This is the third of Barnes' Jak Jinnaka series; I like it considerably better than its immediate predecessor, A Princess of the Aerie, though not as much as the first book, The Prince of Uranium.
In this episode, Jak Jinnaka is serving his time in his first post as Vice Provost of Hive's base on Deimos. Ostensibly he's a civil servant; really, he's an agent of Hive Intelligence. His boss, the Provost, is a wise and canny fellow who unaccountably likes living on Deimos, has two ways of dealing with his VPs: either they are incompetent, in which case he sacks them for the good of Deimos, or he arranges for them to look so good they get promoted elsewhere. As the book begins, said boss is about to take a trip to Earth, living Jak in charge. There's bound to be a crisis of one kind or another while he's gone, so he tells Jak; if Jak can rise to it, it will make his career.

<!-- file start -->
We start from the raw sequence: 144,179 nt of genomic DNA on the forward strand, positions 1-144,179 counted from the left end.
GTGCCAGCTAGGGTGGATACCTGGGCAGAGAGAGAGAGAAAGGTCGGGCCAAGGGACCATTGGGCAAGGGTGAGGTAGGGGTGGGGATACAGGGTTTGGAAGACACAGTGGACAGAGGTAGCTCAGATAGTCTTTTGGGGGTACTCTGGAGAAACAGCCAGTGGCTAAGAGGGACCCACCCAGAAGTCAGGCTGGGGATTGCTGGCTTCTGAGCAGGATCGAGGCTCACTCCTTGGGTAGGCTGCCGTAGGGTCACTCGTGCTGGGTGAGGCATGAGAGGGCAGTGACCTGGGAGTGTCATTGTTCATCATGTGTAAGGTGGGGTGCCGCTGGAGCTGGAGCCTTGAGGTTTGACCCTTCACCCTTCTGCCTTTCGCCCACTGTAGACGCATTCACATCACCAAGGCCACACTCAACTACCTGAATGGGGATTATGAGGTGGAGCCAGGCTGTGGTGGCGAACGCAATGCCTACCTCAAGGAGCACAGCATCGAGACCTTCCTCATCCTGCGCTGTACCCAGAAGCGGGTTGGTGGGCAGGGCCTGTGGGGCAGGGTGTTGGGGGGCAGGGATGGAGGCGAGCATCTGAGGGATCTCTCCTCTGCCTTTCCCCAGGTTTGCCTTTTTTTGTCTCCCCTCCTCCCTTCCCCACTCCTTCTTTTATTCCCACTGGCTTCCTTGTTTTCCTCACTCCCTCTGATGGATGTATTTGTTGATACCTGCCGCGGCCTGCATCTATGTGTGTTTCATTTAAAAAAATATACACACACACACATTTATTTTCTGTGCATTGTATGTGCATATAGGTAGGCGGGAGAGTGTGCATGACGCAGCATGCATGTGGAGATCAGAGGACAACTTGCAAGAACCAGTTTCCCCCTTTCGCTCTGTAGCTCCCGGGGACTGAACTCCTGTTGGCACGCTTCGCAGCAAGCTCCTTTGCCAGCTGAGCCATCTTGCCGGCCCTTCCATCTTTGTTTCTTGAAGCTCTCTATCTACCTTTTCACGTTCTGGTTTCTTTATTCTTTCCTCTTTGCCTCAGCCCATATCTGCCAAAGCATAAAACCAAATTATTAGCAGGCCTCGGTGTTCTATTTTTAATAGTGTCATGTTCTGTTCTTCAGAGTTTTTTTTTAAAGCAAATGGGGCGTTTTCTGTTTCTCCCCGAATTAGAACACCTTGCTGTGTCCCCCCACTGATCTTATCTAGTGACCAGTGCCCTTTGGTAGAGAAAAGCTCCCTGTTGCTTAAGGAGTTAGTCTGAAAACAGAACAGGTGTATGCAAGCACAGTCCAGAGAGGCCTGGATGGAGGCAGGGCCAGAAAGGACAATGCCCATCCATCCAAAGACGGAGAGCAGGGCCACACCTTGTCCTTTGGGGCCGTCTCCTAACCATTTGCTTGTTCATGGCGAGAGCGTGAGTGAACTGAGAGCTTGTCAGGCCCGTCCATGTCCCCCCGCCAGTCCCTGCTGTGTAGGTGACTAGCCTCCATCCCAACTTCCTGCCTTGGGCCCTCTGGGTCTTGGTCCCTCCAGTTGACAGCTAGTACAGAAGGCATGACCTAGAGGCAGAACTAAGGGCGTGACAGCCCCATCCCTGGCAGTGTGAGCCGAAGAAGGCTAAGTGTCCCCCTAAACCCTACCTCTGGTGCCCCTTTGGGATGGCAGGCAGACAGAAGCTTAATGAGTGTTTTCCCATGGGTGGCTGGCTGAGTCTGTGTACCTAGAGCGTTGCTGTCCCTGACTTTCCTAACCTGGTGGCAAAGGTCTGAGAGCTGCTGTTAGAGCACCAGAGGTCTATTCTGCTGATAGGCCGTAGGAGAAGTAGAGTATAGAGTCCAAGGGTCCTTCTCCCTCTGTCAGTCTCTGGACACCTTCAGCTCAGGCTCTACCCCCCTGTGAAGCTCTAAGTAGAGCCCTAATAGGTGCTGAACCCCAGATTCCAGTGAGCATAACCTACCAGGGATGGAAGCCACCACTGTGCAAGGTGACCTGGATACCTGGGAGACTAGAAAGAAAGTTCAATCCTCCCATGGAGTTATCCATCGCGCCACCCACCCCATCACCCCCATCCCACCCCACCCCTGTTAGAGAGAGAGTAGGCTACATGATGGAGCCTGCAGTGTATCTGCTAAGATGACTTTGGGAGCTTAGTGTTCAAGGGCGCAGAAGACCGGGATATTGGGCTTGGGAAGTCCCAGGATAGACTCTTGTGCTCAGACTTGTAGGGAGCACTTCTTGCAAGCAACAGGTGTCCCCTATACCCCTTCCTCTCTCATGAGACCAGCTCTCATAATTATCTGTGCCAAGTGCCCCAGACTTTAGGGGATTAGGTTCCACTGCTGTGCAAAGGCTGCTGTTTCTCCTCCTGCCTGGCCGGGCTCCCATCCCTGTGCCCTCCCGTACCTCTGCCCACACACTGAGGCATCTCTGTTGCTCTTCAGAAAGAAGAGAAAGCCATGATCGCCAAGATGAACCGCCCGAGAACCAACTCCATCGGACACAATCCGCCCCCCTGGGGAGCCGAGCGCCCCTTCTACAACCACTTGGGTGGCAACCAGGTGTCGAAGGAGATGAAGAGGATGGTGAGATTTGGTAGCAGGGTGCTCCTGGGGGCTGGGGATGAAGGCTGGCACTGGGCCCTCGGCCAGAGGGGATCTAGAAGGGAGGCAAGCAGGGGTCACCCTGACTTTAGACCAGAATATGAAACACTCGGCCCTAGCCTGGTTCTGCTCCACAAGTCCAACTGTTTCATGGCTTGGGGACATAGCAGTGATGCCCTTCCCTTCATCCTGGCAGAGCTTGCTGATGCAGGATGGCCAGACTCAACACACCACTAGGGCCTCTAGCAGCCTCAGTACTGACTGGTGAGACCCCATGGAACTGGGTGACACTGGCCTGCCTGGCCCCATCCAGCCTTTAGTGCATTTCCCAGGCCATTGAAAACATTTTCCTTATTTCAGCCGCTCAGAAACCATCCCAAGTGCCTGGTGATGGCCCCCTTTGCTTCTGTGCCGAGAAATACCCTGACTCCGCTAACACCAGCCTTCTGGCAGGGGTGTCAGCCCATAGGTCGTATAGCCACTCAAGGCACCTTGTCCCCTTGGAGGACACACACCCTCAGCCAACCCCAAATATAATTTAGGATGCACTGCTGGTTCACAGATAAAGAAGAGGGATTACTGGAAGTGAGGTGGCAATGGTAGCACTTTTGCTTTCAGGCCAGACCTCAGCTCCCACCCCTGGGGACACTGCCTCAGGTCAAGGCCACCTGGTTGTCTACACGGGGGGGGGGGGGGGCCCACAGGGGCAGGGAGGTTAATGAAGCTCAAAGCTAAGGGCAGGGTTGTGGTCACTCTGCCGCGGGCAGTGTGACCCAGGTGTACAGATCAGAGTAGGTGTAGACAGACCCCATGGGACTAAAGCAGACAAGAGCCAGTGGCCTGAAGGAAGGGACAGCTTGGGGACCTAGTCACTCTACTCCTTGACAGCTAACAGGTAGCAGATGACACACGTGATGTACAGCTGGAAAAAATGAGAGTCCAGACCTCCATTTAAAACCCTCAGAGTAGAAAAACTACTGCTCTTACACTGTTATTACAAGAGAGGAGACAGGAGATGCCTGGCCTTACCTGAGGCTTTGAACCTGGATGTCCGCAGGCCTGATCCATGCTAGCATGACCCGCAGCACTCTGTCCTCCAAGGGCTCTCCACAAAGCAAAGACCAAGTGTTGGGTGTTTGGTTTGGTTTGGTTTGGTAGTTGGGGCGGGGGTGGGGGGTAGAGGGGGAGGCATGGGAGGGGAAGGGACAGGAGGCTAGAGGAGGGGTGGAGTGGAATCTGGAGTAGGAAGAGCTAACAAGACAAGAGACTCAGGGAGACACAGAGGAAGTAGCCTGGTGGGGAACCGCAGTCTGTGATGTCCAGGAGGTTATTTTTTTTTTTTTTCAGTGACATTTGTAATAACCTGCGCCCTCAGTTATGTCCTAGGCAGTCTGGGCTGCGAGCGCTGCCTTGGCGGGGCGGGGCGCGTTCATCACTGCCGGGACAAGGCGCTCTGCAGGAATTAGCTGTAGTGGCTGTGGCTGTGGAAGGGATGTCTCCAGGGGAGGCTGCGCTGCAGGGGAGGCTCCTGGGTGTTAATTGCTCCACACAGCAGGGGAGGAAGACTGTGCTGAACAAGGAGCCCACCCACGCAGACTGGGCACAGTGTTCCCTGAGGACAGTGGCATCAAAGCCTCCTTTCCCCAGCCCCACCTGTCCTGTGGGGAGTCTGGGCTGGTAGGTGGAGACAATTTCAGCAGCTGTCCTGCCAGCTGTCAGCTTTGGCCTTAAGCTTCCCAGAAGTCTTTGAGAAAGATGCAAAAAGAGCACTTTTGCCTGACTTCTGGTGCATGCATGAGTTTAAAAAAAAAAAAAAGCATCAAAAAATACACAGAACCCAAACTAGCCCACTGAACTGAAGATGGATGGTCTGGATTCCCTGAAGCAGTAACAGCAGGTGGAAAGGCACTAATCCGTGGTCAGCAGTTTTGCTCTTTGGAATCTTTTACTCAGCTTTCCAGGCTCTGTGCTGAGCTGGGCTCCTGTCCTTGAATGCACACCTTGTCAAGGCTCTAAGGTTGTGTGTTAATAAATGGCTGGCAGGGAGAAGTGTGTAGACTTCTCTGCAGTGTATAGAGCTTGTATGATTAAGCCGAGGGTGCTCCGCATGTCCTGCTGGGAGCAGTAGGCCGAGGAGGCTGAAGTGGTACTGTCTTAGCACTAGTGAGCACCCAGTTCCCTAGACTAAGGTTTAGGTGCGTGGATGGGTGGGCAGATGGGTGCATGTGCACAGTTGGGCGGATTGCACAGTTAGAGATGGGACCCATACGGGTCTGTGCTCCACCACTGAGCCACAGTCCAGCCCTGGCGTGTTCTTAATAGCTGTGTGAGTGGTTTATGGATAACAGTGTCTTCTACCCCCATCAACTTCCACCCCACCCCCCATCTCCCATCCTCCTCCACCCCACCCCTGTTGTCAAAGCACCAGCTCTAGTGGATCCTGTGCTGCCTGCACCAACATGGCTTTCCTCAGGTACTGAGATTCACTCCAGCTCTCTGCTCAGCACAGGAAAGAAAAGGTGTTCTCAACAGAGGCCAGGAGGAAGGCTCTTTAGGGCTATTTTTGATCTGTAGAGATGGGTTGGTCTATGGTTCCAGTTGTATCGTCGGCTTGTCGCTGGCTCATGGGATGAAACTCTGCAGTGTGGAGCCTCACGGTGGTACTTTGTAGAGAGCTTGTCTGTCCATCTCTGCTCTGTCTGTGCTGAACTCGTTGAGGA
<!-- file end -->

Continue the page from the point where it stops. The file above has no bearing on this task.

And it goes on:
A crisis does arise, of course, and a variety of funny, distressing, and action-packed scenes follow, and as I say I enjoyed the ride. Nevertheless, the series leaves a bit of a bad taste in my mouth. It appears to be Jak's fate to be double-crossed by everyone he trusts, and in particular by his employers, and to be swept hither and yon by powers too subtle for him to perceive until it's too late. It's as though Barnes has a kind of anti-Heinlein thing going. Instead of a main character who's too amazingly competent for belief, we've got a guy whose own desires are almost literally beside the point.
I enjoyed it enough to read the next one, if there is a next one, but it's still a little too cynical for my taste.Posted by Will Duquette at February 24, 2004 08:23 PM
After reading the first one, I kept mentally sticking the word "toktru" into my sentences. Weirdest thing.
Will Duquette said:
Me, every time one of the characters said "toktru" I wondered where the word came from. "TOo Kompletely TRUe"?